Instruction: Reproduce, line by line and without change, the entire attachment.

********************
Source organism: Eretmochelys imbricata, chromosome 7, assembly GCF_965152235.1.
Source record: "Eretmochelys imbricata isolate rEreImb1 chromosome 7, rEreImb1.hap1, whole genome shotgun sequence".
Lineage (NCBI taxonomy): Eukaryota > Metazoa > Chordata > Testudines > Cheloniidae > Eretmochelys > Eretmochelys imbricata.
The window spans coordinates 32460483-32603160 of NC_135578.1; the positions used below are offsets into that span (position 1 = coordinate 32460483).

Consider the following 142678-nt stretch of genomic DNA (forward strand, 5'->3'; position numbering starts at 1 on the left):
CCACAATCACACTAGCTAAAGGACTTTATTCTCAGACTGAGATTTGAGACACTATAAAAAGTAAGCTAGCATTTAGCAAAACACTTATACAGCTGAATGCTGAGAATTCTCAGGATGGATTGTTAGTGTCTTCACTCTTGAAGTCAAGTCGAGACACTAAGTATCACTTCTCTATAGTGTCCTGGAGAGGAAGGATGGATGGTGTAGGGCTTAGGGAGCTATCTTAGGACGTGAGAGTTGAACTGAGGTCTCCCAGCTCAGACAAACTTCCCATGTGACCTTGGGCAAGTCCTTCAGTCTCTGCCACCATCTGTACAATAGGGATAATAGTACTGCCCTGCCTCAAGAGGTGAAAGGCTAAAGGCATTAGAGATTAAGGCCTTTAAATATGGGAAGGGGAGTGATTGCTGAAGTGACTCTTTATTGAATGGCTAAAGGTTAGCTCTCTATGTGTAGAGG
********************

Source organism: Eretmochelys imbricata, chromosome 7, assembly GCF_965152235.1.
Source record: "Eretmochelys imbricata isolate rEreImb1 chromosome 7, rEreImb1.hap1, whole genome shotgun sequence".
Lineage (NCBI taxonomy): Eukaryota > Metazoa > Chordata > Testudines > Cheloniidae > Eretmochelys > Eretmochelys imbricata.
The window spans coordinates 32460483-32603160 of NC_135578.1; the positions used below are offsets into that span (position 1 = coordinate 32460483).

Consider the following 142678-nt stretch of genomic DNA (forward strand, 5'->3'; position numbering starts at 1 on the left):
CCACAATCACACTAGCTAAAGGACTTTATTCTCAGACTGAGATTTGAGACACTATAAAAAGTAAGCTAGCATTTAGCAAAACACTTATACAGCTGAATGCTGAGAATTCTCAGGATGGATTGTTAGTGTCTTCACTCTTGAAGTCAAGTCGAGACACTAAGTATCACTTCTCTATAGTGTCCTGGAGAGGAAGGATGGATGGTGTAGGGCTTAGGGAGCTATCTTAGGACGTGAGAGTTGAACTGAGGTCTCCCAGCTCAGACAAACTTCCCATGTGACCTTGGGCAAGTCCTTCAGTCTCTGCCACCATCTGTACAATAGGGATAATAGTACTGCCCTGCCTCAAGAGGTGAAAGGCTAAAGGCATTAGAGATTAAGGCCTTTAAATATGGGAAGGGGAGTGATTGCTGAAGTGACTCTTTATTGAATGGCTAAAGGTTAGCTCTCTATGTGTAGAGG